Kel and Ben first met back on the bus to Our Lady of Forgiveness in the 6th grade. Kel, too scrawny to protect himself from the endless onslaught of the bullies of the local public school, was sent for a Catholic education by his parents.

The first day at the bus stop was intimidating to young Kelvin. Throughout his life he had been surrounded by loving family and friends, never knowing the cold feeling of being an outsider. There was an arctic breeze that autumn morning, stinging Kel with previously unknown loneliness and pain. Children at the bus stop would recall that Kel did not say a word during that first day, ironically. They say that now they can’t get him to stop giving unwarranted hot takes. Privately, they yearn for the Kel they met on the first day.

The bus arrived 20 minutes late that morning, an ongoing theme Kel would endure for the rest of his life. Slowly walking up the steps, the boy can smell booze coming from the overweight, middle aged bus driver. He was familiar with the smell from an uncle on his mom’s side that couldn’t handle Thanksgiving dinners. “I wonder if we’re ever going to make it there,” Kel nervously thought to himself. All of a sudden, the boy hears a faint, high pitched sound from the back of the bus. At first he couldn’t recognize the words, but the sound continued to draw him closer to the back, until he was facing a smaller Indian boy singing Will Smith’s hit single, “Gettin’ Jiggy Wit It.” Kel’s favorite song.

Ben was an innocent child. Well-mannered and always sitting up straight, he was the perfect young gentleman. The only issue with his behavior was the consistent backing out of obligations. From birthday parties to calling his grandmother in India, he would promise to do things, but would ultimately stand up the engagement. His parents hoped the strictness of a Catholic education would stop this behavior.

Kel the white Irish Catholic, had never before seen a darker skinned boy of his age. He was intrigued. His parents had warned him of those of a different skin tone, but he was hypnotized by the way Ben’s skin glistened in the light.

The site of Kel’s intimidated face brought Ben’s singing to a sudden halt. Mustering the courage to say something, especially to someone he was fascinated by, Kel said the only words he could think of. “Hi, I’m Kel.” Ben smiled.

Little did either of the boys know, but this was the beginning of the most important relationship of either of their lives. What started as a friendship would grow into a forbidden love. Once their parents caught wind of the romance, they chose to split the boys up. Kel’s parents were old school Catholics, and would probably make Ted Cruz blush on the topic of homosexuality. Yes, they loved their son very much, but they knew young Kel would never get through Heaven’s Golden Gates of Endless Happiness if he didn’t change his ways. To remedy the situation, they sent their son to the once prestigious High Holiness High School, a different school than Ben was going to. The school held the principles of the Catholic Church, no doubt, but also was lenient on discipline. They hoped that the right girl with just the right amount of insecurity could change the course of Kel’s future.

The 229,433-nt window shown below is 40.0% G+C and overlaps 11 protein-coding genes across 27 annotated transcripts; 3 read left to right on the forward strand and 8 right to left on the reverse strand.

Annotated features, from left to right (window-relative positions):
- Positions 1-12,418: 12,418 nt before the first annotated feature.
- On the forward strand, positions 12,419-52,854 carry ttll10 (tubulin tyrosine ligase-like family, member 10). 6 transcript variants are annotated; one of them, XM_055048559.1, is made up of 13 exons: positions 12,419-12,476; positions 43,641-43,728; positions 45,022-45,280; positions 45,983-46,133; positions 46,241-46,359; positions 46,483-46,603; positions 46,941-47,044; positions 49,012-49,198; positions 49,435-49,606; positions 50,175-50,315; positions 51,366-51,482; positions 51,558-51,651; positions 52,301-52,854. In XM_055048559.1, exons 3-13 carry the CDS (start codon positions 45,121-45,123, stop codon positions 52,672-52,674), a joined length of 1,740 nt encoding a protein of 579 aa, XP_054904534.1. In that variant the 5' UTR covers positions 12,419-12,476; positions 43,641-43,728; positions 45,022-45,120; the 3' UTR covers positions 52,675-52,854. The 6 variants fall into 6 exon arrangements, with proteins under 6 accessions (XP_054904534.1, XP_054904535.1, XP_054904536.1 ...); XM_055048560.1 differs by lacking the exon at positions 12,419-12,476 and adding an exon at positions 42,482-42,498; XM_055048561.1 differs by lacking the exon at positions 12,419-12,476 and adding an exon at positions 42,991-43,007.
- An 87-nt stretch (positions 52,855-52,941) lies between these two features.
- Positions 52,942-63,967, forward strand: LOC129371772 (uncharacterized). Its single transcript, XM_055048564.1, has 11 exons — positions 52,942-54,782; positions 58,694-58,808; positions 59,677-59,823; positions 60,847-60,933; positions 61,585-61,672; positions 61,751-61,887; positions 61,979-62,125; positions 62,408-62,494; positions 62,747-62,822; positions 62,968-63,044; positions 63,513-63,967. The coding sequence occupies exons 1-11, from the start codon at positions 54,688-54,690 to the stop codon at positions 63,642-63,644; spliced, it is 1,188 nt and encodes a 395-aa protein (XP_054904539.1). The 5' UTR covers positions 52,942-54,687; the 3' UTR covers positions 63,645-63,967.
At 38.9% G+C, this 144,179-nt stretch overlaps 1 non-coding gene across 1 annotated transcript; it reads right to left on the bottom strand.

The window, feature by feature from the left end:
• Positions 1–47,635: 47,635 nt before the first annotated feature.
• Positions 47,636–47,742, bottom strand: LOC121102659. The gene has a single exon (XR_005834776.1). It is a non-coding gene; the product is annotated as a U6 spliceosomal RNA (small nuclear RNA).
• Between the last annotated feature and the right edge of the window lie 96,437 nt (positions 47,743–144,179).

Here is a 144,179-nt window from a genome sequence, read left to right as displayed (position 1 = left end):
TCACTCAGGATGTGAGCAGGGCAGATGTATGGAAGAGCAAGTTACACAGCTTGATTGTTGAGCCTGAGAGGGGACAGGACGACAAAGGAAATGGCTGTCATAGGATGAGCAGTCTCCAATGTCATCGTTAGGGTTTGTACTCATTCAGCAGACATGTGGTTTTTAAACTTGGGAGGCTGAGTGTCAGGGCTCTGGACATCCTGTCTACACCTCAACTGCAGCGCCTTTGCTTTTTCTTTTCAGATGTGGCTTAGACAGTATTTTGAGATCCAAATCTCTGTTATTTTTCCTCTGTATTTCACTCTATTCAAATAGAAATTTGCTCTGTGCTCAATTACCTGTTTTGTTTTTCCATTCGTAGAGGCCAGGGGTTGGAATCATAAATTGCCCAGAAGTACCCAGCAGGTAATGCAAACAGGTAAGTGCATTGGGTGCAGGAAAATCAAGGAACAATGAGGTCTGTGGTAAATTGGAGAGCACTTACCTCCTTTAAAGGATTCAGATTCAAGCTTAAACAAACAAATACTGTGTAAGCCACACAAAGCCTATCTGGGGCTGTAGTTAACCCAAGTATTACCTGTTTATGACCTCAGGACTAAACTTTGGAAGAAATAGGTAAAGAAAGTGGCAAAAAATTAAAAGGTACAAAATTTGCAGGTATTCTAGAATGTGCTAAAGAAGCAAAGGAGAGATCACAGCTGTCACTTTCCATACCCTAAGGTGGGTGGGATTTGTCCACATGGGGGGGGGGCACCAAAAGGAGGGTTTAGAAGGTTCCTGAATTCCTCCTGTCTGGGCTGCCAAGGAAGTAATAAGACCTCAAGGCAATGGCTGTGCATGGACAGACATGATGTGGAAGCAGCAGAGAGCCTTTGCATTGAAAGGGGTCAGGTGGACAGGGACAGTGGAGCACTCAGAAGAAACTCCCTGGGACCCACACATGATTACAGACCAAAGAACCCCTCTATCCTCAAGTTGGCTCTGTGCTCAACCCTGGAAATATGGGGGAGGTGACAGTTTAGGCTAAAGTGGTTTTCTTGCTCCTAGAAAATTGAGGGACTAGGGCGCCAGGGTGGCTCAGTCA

It wasn’t always easy, but Kel and Ben kept in contact throughout the years, even during college. They would meet up during breaks, and were able to keep their love a secret. They graduated, and both were fortunate to start working in New York City. They planned to move in together into a quaint apartment in Brooklyn in the fall of 2015, and they decided that would be the right time to reveal their love to the world.

That was at least the plan.

There’s a saying, “Tell God your plans and he laughs.” On the day Kel and Ben were planning to sign their lease after weeks of negotiations, God laughed thunderously.

It had been a week since Ben and Kel had agreed to the price with their new landlord, Gloria Goldstein. Gloria was a hardened soul, growing up and living in the Brooklyn home since she was born. Her grandfather, the original owner, had won the home in a poker game during the early 1900’s. Having being passed down from generation to generation, the house had a certain life to it. Ghosts of past family members would often creep their way through the halls. Gloria, as the home, was once a strong, peaceful woman. But as the years passed, she changed dramatically. Bills began to pile up and renovations were desperately needed. Reluctantly, Gloria with the help of a young Asian neighbor, Anthony, were able to put the “Renters Wanted” posting on the Internet.

As any landlord would, Gloria had a simple background check run on the young men. In the report, Ben was found to have no alarming incidents. Kel, on the other hand, was a different story. Five incidents were listed involving Kel while he was in college. All five involved apartment cooking fires. Two of them were due to tin foil in the microwave. Gloria had no choice but to deny Kel from leasing the apartment.